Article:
Minister Shorten interview on ABC Afternoon Briefing


MATTHEW DORAN, HOST: Bill Shorten is the Minister for Government Services and the NDIS, but first and foremost he is also the member for Maribyrnong in Melbourne, which is underwater this Friday afternoon. We spoke to him from the local control centre a short time ago.

Bill Shorten, welcome to Afternoon Briefing. For people outside of Melbourne who aren't necessarily across what your neck of the woods is like, paint a picture of the area that's been affected, in and around Maribyrnong for us.

BILL SHORTEN, MINISTER FOR THE NDIS AND GOVERNMENT SERVICES: Well, when people land in Melbourne, they land at Tullamarine Airport. If they drive into town, the Maribyrnong River is sort of on their right, so it's the north-western suburbs of Melbourne. This would have been, though, the biggest floods since 1974, if not bigger than that, we're still waiting to see the numbers. But it's been- these are normal working class, middle class suburbs of any of Australia's big cities, good places to raise a family.

DORAN: So in terms of the damage that's been felt so far, are there any figures on the number of houses that have been affected, the number of rescues and the like?

SHORTEN: Yeah, listen, it's still early days. And hats off to the Victoria Police, the local council workers, the SES and the local Red Cross. In my area of around the Maribyrnong River, we think there's probably been a hundred houses that have been flooded, where there's water across the floorboards and the carpets. There have been something like 60 evacuations or rescues done, I should say rescues.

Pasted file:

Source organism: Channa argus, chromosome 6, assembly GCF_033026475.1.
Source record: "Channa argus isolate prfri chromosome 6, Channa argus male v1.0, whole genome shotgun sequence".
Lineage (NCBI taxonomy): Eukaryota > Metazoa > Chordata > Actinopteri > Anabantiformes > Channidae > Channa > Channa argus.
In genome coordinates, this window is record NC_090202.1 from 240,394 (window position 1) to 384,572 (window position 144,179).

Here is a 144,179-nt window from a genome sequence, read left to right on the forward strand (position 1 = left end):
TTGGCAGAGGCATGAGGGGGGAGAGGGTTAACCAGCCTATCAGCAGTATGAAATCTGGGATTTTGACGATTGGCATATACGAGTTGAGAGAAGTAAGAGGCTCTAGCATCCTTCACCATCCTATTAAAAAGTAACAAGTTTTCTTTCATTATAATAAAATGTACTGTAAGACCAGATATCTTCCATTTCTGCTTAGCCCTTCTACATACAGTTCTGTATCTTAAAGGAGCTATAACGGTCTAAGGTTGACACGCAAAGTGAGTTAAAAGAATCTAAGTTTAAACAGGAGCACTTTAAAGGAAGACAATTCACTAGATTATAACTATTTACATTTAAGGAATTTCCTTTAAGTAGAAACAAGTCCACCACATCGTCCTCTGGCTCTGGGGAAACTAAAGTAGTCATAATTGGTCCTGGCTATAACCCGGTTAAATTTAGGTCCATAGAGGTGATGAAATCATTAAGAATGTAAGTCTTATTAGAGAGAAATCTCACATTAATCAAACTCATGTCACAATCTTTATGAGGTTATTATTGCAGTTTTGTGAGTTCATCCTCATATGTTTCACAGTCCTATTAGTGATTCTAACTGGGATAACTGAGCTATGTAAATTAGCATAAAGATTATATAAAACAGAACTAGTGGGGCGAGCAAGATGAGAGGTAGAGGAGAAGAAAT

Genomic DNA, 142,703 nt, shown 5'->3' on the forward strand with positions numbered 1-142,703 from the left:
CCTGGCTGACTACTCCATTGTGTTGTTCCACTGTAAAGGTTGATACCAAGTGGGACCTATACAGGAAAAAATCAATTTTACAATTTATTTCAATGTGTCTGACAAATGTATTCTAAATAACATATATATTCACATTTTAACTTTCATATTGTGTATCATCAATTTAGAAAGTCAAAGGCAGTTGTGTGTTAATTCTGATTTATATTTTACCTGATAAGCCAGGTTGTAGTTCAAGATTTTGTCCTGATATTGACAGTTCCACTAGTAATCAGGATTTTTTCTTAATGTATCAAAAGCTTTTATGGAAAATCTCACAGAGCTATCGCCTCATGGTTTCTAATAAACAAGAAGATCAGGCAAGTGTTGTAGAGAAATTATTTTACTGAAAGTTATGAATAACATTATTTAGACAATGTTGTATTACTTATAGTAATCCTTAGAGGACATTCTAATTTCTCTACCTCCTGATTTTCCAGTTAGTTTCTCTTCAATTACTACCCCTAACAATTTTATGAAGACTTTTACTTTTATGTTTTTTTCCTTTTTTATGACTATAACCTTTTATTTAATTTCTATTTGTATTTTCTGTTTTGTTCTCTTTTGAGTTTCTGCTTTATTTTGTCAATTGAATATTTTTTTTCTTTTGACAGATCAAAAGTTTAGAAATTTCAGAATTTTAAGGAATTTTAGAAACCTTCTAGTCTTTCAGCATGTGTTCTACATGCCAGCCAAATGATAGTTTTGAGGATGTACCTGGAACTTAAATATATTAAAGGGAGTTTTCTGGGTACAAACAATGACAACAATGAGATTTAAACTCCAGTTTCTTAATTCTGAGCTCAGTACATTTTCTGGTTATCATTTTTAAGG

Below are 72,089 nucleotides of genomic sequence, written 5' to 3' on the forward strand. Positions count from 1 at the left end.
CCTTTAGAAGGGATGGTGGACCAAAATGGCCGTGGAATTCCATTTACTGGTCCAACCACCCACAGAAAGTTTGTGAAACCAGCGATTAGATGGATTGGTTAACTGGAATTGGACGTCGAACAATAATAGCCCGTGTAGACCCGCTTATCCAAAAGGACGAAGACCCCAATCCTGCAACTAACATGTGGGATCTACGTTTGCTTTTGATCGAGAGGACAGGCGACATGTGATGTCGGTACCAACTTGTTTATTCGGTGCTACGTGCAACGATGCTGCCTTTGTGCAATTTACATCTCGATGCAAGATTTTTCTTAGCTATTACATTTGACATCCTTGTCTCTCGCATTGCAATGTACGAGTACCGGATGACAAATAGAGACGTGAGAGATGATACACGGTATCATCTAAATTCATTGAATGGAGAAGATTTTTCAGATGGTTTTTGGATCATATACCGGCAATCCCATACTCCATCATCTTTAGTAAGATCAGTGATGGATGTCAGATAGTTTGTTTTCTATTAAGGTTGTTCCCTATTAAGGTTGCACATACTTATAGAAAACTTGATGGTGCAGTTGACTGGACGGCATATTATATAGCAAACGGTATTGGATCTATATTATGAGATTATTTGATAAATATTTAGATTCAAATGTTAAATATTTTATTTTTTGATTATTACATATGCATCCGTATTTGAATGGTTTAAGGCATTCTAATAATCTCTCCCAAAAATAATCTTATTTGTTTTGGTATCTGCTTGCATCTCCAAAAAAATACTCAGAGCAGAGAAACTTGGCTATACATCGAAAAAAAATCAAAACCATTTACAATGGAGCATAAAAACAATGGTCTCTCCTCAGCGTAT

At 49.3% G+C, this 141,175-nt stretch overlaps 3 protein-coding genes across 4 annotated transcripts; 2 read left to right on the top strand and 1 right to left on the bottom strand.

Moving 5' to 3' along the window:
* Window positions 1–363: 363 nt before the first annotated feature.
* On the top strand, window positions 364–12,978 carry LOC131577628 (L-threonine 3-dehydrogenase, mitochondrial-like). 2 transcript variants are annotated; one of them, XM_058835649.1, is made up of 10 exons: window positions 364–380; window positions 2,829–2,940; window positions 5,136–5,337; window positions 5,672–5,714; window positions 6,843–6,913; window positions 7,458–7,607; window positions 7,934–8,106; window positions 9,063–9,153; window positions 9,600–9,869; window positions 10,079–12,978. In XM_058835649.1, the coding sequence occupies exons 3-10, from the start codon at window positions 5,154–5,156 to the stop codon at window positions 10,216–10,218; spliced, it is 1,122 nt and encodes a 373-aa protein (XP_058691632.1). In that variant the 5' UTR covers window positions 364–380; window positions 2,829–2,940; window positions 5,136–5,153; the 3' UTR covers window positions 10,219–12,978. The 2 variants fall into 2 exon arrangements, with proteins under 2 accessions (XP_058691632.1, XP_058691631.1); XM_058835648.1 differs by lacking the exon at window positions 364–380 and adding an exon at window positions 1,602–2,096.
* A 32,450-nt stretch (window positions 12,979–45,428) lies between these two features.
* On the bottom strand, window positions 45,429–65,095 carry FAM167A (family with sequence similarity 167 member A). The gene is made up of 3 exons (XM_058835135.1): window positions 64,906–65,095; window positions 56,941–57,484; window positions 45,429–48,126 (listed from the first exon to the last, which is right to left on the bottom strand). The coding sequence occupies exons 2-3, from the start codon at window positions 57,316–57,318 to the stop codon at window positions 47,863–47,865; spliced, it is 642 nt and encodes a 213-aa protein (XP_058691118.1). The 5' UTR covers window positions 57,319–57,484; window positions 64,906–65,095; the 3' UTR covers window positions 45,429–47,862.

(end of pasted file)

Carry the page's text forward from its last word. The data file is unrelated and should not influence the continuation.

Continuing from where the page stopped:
The SES has had three boats on the water since early this morning. And the river was flowing a lot faster than usual, and as the SES volunteers were telling me, as they're piloting their boats upriver against the flow of the river, a 30 horsepower engine was just barely holding its own, so it was moving fast. 

The waters rose 4.4 metres plus in a very quick amount of time. There were knocks on doors from 3.30 this morning. The evacuation centre was set up. And as I said, there's been something like- I'm aware of 60 rescues. Some- many done by the SES, but some even done by local, Good Samaritan neighbours, which is quite remarkable.

DORAN: You've mentioned that this is probably the biggest flood since the mid-seventies. How prepared do you think people were given that- I guess this has been building up for a couple of days. We knew that there was some pretty heavy weather coming through. But how prepared do you think people in your community have been to deal with this downpour?

SHORTEN: I think the state emergency authorities were doing the best they could. I do think that the- we've had some near misses in the past, and I'm talking over the last 30 years. So perhaps people thought this one would be another near miss. But the waters rose very quickly. I don't want to tell residents how prepared they were. You know, they're still trying to work out; when can they get back to their house and what's the damage. But I do think the authorities - when the scale of it and the speed of it was evident - I think our authorities were certainly there helping out. And the real test, I think, in all of this is that everyone's alive.

DORAN: It's something that is a hallmark of Australia, whenever these sort of natural disasters hit, is the community rallying together. Evacuation centres being set up, support being offered to those who have been affected. What's the- that situation like in and around Maribyrnong at the moment?